There’s a ton of press right now about how the future of transportation is all-electric.
And all major automakers have signaled with big investments that they’re going all-in on electric vehicles (EVs).
But a number of things still need to come together to make electrification practical on a large scale. Plus, fleet managers have valid concerns about how to make the transition.
What are some of the biggest EV challenges to widespread fleet adoption? And what do fleets, utility companies, OEMs and policymakers need to think about to address those challenges?
UFP recently spoke with George Survant – the principal at Fleet Mace Consulting and a fleet leader in the utility and telecom industry for over four decades – to get his perspective.
Survant spearheaded fleet electrification initiatives at Florida Power & Light and served as chairman of the board at CALSTART (https://calstart.org), a national nonprofit consortium that works with member organizations to overcome barriers to the adoption of clean vehicles.
While we discussed a wide range of potential roadblocks for EVs, the following four questions and answers are especially relevant to utility fleets.
1. How will utility fleets recharge equipment during storm response operations?
How does the industry go all-electric if, during storm response, you don't have electricity?
“Under the current conditions, it can’t,” Survant said.
When Survant worked at Florida Power & Light, the company sent storm crews to Texas in the aftermath of a hurricane. “The local infrastructure was so damaged that we sent five or six 9,000-gallon-tank wagons of diesel fuel with our crews,” Survant said. “I also had six trucks cycling to and from the next available port that had fuel. We were having to bring fuel from Bainbridge, Georgia, to Houston on a continuous basis. So, when you talk about electric vehicles in storm response situations, you’re opening a whole can of worms because you can bring some truck-mounted generators to do recharging. But you need to bring fuel to power those generators.”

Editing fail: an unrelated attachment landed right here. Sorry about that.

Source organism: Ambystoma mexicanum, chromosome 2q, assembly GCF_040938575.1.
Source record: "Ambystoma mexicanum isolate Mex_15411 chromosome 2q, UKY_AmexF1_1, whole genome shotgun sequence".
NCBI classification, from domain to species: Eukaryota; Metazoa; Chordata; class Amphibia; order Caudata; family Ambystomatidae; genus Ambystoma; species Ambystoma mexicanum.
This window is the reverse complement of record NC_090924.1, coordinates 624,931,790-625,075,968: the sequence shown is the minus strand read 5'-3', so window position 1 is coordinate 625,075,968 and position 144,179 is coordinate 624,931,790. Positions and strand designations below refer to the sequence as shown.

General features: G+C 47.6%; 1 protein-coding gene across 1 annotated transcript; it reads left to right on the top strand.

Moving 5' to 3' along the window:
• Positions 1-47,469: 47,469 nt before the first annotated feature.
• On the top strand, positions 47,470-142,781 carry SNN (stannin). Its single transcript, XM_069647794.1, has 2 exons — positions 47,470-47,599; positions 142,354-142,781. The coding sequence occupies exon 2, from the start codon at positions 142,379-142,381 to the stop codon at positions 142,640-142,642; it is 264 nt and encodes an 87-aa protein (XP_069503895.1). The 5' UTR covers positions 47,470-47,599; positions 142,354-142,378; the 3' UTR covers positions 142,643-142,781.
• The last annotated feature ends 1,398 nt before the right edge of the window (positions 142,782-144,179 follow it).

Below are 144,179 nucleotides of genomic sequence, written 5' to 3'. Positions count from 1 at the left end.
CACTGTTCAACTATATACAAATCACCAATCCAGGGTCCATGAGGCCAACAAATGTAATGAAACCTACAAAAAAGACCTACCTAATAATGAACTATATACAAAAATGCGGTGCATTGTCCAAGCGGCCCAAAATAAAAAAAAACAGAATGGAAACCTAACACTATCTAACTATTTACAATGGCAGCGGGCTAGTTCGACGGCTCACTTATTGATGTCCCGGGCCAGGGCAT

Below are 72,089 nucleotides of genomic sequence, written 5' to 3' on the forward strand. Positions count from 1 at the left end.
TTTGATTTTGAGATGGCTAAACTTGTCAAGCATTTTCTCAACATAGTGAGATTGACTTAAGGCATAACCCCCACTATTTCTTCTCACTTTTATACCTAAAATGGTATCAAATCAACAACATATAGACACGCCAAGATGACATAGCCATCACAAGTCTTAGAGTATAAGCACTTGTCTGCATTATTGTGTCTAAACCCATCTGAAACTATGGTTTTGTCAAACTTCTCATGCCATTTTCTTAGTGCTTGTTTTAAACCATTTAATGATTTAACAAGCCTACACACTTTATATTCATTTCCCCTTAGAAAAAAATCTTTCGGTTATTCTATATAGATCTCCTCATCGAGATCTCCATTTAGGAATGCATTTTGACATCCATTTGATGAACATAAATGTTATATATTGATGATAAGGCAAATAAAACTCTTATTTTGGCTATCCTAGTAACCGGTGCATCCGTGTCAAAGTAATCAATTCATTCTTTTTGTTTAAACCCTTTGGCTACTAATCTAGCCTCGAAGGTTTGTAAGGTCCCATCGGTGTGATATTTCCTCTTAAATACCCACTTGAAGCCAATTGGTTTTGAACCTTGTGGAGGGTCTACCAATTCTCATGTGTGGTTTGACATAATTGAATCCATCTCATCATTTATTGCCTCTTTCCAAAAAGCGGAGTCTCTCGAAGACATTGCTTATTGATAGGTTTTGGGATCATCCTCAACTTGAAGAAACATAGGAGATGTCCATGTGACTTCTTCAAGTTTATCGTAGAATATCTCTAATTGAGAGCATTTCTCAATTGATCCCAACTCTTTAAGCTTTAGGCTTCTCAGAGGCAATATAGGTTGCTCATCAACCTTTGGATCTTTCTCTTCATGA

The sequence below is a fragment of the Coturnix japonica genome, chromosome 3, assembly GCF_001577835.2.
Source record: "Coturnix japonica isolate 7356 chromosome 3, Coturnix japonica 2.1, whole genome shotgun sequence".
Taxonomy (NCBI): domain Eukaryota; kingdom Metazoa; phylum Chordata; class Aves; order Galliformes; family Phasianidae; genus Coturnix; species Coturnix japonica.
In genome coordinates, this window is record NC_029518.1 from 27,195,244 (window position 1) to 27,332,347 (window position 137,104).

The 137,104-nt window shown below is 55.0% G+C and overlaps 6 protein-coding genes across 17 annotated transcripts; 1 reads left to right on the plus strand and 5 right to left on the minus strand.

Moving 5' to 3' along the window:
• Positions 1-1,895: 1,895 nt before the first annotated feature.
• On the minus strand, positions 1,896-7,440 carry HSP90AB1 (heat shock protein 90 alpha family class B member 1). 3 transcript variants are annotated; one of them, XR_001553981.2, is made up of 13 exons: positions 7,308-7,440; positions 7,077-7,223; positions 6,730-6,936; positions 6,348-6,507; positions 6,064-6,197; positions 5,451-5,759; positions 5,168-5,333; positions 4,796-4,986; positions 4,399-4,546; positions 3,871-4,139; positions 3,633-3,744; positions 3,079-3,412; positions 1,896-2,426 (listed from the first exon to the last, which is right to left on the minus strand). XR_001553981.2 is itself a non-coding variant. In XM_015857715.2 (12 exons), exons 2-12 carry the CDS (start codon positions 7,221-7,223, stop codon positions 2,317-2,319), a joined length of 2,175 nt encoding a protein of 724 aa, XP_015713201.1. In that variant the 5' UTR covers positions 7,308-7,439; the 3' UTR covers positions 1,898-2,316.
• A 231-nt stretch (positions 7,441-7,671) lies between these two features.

In an all-electric world, where will that fuel come from?
2. How will the auto industry address supply chain bottlenecks as EV sales ramp up?
“If you need a filter for your car, you probably have five choices within 20 miles on where you could buy that part,” Survant said. “But where are you going to find a coupling for a 400-volt battery management system? You have to go back to the manufacturer that’s somewhere at the OEM site for the battery or even out of the country. So, there’s the supply chain that has to be rigorously invested in.”
Otherwise, fleets will have to deal with significant lead-time issues. “If I had to replace an engine in a 65-foot over-center material handler or even a pickup truck, I could get a crate motor within three working days,” Survant said. “The electric traction motor might be coming from Germany. Three days is not in the cards.”
3. What’s the plan for training and expanding the technician workforce to support EV growth?